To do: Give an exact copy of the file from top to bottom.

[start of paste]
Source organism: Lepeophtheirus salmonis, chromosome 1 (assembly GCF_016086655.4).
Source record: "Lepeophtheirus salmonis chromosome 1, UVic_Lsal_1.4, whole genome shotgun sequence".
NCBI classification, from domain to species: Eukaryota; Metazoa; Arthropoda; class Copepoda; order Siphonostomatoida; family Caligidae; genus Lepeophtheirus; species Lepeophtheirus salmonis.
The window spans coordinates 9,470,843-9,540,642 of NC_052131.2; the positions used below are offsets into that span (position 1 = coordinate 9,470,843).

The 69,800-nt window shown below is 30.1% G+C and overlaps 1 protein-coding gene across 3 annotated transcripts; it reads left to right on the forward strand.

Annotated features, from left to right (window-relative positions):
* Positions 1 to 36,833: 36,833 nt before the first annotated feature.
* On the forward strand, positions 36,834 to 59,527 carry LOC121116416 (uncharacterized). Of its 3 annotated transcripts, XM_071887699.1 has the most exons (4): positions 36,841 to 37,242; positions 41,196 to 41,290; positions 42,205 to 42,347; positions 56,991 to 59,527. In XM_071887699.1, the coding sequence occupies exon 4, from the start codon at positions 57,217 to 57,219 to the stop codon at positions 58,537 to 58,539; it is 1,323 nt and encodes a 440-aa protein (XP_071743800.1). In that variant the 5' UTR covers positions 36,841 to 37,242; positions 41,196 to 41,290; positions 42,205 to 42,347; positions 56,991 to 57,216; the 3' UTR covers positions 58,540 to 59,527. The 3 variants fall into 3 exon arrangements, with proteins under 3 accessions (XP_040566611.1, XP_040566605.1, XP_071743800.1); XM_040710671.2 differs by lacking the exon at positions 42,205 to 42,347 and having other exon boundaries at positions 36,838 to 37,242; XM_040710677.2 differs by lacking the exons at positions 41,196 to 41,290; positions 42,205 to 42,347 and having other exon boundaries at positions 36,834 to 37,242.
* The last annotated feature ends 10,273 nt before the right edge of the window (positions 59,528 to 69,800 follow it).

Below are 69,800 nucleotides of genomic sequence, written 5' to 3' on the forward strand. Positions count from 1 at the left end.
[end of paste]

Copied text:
Source organism: Lepeophtheirus salmonis, chromosome 1 (assembly GCF_016086655.4).
Source record: "Lepeophtheirus salmonis chromosome 1, UVic_Lsal_1.4, whole genome shotgun sequence".
NCBI classification, from domain to species: Eukaryota; Metazoa; Arthropoda; class Copepoda; order Siphonostomatoida; family Caligidae; genus Lepeophtheirus; species Lepeophtheirus salmonis.
The window spans coordinates 9,470,843-9,540,642 of NC_052131.2; the positions used below are offsets into that span (position 1 = coordinate 9,470,843).

The 69,800-nt window shown below is 30.1% G+C and overlaps 1 protein-coding gene across 3 annotated transcripts; it reads left to right on the forward strand.

Annotated features, from left to right (window-relative positions):
* Positions 1 to 36,833: 36,833 nt before the first annotated feature.
* On the forward strand, positions 36,834 to 59,527 carry LOC121116416 (uncharacterized). Of its 3 annotated transcripts, XM_071887699.1 has the most exons (4): positions 36,841 to 37,242; positions 41,196 to 41,290; positions 42,205 to 42,347; positions 56,991 to 59,527. In XM_071887699.1, the coding sequence occupies exon 4, from the start codon at positions 57,217 to 57,219 to the stop codon at positions 58,537 to 58,539; it is 1,323 nt and encodes a 440-aa protein (XP_071743800.1). In that variant the 5' UTR covers positions 36,841 to 37,242; positions 41,196 to 41,290; positions 42,205 to 42,347; positions 56,991 to 57,216; the 3' UTR covers positions 58,540 to 59,527. The 3 variants fall into 3 exon arrangements, with proteins under 3 accessions (XP_040566611.1, XP_040566605.1, XP_071743800.1); XM_040710671.2 differs by lacking the exon at positions 42,205 to 42,347 and having other exon boundaries at positions 36,838 to 37,242; XM_040710677.2 differs by lacking the exons at positions 41,196 to 41,290; positions 42,205 to 42,347 and having other exon boundaries at positions 36,834 to 37,242.
* The last annotated feature ends 10,273 nt before the right edge of the window (positions 59,528 to 69,800 follow it).

Below are 69,800 nucleotides of genomic sequence, written 5' to 3' on the forward strand. Positions count from 1 at the left end.